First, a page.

- To determine a competitive bid, research your potential client’s needs as well as local competitors’ offerings
- Conduct a walkthrough with your prospective client to understand the full scope of work, including the services required and square footage of the space
- Calculate a price that will allow your cleaning company to turn a profit by computing the cost of each cleaning task, and consider offering alternate pricing options
When busy consumers and commercial building owners don’t have the time, skills, or resources needed to clean their own space, they turn to cleaning professionals for help. To capitalize on this audience in need (and grow your cleaning company), you need to know how to successfully bid for cleaning contracts.
To create a winning cleaning bid, you have to come up with more than a price. It’s also important to show prospective clients why your cleaning business is the best fit for their needs. A bid needs to be attractive and competitive enough to make potential customers choose you over the competition yet realistic enough to allow you to make a profit and grow your business.
How to bid for cleaning contracts: 5 steps to winning new business
Offering a bid to a new cleaning customer starts well before you put it in writing. The process begins with generating leads and researching your potential client, then moves on to determining the scope of work and creating an estimate that works for both of you. Follow these five steps to come up with bids for cleaning contracts that will help you get the job.
1. Generate high-quality leads
Before you can start working on a bid, you need prospects that are interested in your services. A few ways that you can generate leads for your cleaning business include:
- Running cleaning service advertisements on social media platforms
- Advertising with Yelp Ads so your business shows up above the search results and on your competitors’ pages
- Offering incentives, such as gift cards or discounts, for referrals
- Offering discounts for new email subscribers
If you want to do outreach instead of waiting for leads to come in, you can also research the owners of local properties. Platforms like ProspectNow and your county tax assessor’s website can help you identify property owners who you can contact with information about your commercial cleaning services.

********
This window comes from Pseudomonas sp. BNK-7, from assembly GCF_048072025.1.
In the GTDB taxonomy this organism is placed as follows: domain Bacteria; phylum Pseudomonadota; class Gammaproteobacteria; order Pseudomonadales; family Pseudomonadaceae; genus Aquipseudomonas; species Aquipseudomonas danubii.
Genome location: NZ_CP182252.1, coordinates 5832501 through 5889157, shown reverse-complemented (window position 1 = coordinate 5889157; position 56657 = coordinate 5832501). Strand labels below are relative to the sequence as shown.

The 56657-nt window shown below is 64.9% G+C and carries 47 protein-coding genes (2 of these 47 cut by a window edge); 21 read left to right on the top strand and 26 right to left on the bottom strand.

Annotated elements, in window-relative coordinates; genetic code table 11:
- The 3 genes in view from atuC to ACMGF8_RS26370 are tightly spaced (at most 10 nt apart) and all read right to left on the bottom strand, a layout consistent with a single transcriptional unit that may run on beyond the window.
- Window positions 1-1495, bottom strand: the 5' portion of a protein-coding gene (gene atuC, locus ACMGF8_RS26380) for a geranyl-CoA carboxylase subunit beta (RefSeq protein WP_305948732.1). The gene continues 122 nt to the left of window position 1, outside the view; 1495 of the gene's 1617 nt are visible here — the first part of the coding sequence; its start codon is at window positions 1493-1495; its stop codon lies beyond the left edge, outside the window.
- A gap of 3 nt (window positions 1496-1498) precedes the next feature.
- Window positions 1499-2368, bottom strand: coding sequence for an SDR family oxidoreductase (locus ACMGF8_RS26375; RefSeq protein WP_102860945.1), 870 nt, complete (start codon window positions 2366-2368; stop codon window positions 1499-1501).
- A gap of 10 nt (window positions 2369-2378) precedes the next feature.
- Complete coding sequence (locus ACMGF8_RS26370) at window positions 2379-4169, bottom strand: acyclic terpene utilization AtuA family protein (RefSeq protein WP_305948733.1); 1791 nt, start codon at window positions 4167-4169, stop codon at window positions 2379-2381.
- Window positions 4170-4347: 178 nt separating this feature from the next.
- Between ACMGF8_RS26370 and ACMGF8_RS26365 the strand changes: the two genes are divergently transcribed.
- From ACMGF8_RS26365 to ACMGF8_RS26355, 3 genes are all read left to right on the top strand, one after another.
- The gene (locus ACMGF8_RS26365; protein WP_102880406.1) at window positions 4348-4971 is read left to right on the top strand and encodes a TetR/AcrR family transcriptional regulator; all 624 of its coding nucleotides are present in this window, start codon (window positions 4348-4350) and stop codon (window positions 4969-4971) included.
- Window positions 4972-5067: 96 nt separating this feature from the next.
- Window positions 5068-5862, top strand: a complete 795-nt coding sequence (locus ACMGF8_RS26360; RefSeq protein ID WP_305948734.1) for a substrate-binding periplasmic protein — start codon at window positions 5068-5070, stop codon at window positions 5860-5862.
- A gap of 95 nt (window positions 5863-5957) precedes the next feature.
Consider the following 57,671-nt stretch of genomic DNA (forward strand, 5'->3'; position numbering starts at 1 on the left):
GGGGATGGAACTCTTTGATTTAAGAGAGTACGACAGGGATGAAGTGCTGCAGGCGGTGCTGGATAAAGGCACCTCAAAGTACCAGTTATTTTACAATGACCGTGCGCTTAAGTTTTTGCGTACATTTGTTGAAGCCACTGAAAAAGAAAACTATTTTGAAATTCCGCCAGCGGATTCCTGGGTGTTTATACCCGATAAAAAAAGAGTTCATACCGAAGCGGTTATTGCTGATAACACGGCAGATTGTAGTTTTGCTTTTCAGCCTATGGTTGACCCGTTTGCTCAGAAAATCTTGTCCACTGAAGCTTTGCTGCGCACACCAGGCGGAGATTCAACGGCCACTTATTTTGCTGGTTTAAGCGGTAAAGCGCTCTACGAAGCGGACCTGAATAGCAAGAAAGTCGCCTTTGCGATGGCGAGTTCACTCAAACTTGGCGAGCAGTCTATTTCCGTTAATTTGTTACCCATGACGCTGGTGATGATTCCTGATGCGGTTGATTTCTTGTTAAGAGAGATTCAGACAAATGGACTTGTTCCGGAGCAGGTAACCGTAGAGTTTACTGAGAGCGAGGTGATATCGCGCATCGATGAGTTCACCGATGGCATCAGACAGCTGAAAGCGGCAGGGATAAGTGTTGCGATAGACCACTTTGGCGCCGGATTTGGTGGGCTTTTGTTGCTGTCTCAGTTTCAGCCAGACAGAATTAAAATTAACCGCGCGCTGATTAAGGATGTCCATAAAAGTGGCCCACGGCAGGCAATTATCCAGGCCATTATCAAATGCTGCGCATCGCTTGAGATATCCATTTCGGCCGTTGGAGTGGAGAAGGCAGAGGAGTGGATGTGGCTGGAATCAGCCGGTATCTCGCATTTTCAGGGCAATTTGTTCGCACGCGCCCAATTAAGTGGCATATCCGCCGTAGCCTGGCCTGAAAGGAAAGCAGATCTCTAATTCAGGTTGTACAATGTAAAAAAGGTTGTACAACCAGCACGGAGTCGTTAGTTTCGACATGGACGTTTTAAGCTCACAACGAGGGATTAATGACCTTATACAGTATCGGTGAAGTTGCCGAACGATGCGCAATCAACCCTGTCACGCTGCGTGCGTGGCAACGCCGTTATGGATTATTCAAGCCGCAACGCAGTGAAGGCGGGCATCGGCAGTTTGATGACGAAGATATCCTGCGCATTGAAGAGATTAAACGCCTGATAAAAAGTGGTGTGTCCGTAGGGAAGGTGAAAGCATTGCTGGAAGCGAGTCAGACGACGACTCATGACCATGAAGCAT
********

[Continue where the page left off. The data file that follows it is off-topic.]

Once you have an interested cleaning lead, schedule an appointment for an estimate, during which you can conduct a virtual or onsite walkthrough of their space. This will initiate the start of the bidding process.
Yelp tip: When you add or claim your Yelp Business Page, you can receive incoming leads through Request a Quote. Potential customers fill out a short form that details their project, and you’re able to respond to them directly through Yelp. You can also set your service area so customers know how far you’re willing to travel for a job.
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2. Research your potential client in advance
Knowing how to bid for cleaning contracts requires a strong understanding of your prospect’s needs. Whether you’re trying to land a commercial cleaning contract or a residential cleaning contract, do your research before you meet with your potential client for the first time.
Commercial cleaning business owners can research the facilities that their prospects own or manage. Different types of commercial cleaning jobs—like those for hotels, schools, Airbnbs, offices, and malls—have different requirements. For instance, government contracts may require more licensing than small office cleaning contracts—and knowing that will allow you to emphasize your licensing as a selling point to prove your expertise.
House cleaning business owners can also prepare talking points based on what they know about a home. Public listings on sites like Zillow and Redfin sometimes provide details about square footage, number of bedrooms and bathrooms, and information about types of floor coverings and other finish materials.
3. Determine the scope of work
When it’s time for your scheduled estimate—whether it’s in-person or virtual—you’ll be able to chat with your potential client to get more details about their needs. Make sure to gather the following information:
- The type of services they need, like mopping, vacuuming, and spot cleaning
- How often they need cleaning services
- The square footage of the area to be cleaned
- The types of surfaces to be cleaned, such as hardwood floors, counters, and carpets